Former Home Secretary to lead inquiry into child sex abuse in the UK - The Bromsgrove Standard

Former Home Secretary to lead inquiry into child sex abuse in the UK

Bromsgrove Editorial 1st Jun, 2020 Updated: 1st Jun, 2020   0

MORE than one in six children are sexually abused in the UK – those are the shocking findings set to be revealed as part of an investigation being led by former Home Secretary and Bromsgrove MP Sajid Javid.

Working in partnership with the Centre for Social Justice (CSJ), Mr Javid will expose not only the extent of child sex abuse (CSA) and exploitation in the country but the general characteristics of offenders and victims.

It will also map out recommendations for decisive action to turn the tide.

The epidemic was apparent before the Covid-19 pandemic but it is feared the lockdown has created the nightmare scenario of victims being trapped in quarantine with their abusers – some even members of their own family.

In an article for the Sunday Telegraph, Mr Javid foresaw a ‘surge’ in CSA that would only become apparent later in the year.

He also made clear he would not let accusations of racism deter the inquiry from probing outrages such as the Rochdale and Rotherham grooming scandals in which gangs of men – of predominantly Asian background – targeted vulnerable young white girls.

The former Home Secretary said: “The seriousness of this crime demands that difficult questions are asked.

“It is a source of great sadness and anger for me that in recent high-profile cases of group-based CSE, the men convicted have been disproportionately of Pakistani heritage.

“In weighing the significance of this, our investigation will not allow cultural or political sensitivities get in the way of understanding the problem, nor will it limit our understanding of who the perpetrators are and how this crime often goes undetected.

“We will follow the evidence, regardless of how uncomfortable the outcome.”

Mr Javid revealed when he took over the Home Office in 2018, he was shocked to discover the ‘full horror’ of CSA, with the National Crime Agency now estimating there were at least 300,000 people in the UK who pose a sexual threat to children.

Referrals of child abuse images from industry alone are up 1,000 per cent since 2013 and evidence suggested one in six children are sexually abused.

Mr Javid added the threat to children continued to escalate and evolve at pace which prompted him to join forces with the CSJ to launch an extensive, no holds barred investigation into child sexual abuse and exploitation in the UK.

In concert with the think tank set up by former Conservative leader Sir Iain Duncan Smith, the former Cabinet minister promised to ‘endeavour to improve our understanding of who perpetrators typically are, and how they came to be paedophiles’, ‘examine the changing patterns of offending, and establish which children are most vulnerable’ and ‘make concrete policy recommendations, and seek to arm the Government with ideas capable of turning the tide’.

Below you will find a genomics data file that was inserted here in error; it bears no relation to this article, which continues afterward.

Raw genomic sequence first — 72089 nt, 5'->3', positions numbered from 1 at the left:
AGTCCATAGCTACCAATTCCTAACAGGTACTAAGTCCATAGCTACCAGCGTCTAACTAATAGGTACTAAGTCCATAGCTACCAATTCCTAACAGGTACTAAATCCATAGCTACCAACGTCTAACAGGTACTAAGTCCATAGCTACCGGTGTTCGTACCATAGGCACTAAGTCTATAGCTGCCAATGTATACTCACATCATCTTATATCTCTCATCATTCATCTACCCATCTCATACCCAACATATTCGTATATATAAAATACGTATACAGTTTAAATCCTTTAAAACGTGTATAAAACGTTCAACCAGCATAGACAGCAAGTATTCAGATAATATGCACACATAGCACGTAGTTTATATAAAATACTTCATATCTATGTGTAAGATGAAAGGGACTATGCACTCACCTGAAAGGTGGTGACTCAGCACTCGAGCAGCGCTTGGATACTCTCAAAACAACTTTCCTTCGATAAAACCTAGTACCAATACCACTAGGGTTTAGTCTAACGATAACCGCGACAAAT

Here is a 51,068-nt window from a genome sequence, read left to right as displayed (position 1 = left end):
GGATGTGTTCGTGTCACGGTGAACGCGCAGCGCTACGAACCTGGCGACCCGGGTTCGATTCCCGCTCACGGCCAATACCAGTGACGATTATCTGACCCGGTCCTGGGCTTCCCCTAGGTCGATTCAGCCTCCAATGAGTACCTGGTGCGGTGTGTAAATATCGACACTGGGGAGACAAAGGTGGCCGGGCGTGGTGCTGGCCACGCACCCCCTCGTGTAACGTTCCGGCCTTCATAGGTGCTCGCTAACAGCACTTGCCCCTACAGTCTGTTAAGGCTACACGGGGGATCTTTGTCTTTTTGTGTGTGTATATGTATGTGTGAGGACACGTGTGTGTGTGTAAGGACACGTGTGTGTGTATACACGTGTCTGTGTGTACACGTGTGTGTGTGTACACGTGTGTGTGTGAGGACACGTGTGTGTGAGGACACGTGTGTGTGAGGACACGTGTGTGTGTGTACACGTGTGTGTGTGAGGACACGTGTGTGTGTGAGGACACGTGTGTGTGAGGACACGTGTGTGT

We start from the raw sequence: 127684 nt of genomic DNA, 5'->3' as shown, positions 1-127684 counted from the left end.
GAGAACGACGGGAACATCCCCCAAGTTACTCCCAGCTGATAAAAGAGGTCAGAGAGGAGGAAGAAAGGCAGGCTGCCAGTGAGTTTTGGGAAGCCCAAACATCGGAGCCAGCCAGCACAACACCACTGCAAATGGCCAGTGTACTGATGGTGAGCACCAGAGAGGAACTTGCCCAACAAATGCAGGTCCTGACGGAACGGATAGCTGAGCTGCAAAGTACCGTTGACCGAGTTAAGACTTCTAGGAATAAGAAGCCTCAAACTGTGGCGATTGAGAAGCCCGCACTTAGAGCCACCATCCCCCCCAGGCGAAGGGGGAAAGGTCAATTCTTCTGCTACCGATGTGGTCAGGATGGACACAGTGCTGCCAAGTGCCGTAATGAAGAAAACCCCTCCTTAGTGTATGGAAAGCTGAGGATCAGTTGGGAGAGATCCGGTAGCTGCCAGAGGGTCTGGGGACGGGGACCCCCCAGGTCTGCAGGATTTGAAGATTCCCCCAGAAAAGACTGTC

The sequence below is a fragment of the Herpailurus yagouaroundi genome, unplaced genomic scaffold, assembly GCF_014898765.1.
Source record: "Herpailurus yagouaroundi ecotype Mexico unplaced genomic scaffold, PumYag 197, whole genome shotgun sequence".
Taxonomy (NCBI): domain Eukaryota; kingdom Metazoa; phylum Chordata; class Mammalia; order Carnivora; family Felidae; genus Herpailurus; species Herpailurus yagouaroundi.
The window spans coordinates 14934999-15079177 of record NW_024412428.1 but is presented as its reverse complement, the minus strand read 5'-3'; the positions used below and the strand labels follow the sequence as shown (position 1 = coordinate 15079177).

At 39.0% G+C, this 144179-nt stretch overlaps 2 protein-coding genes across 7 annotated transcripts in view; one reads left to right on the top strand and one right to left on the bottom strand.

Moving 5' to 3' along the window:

In the year ending March 2019, the police in England and Wales recorded 73,260 sexual offences where there are data to identify the victim was a child.

In the new inquiry, the CSJ will review existing data and undertake new research (such as identifying how many ongoing investigations there are), assessing the current rate of offending; investigating the characteristics of these offenders and assessing the number of likely victims to date.

Andy Cook, Chief Executive of the CSJ, said: “We welcome Mr Javid’s support at a time when over one in six British children are facing the sickening threat of sexual abuse.

“It is highly courageous of him to speak out on the issue, which has been difficult to confront and too often neglected.

“As the CSJ investigation into child sex abuse and exploitation starts, we hope to contribute immensely to public knowledge on this sickening practice, as well as formulating steps to end the abuse epidemic.”

The inquiry will examine CSA and child sexual exploitation (CSE), a subset of CSA, popularly known as ‘grooming’ vulnerable children for sexual purposes.

Key questions to be answered by the CSA part of the investigation are whether ubiquitous access to the Internet changed the way in which sexual crimes against children are being perpetrated and how successfully those with a sexual interest in children are prevented from committing crimes and punished if they do?

It will also look at children vulnerable to CSA who would benefit from targeted interventions, what more can be done to prevent CSA and how successfully protected an served adults who have survived sexual abuse in childhood are.


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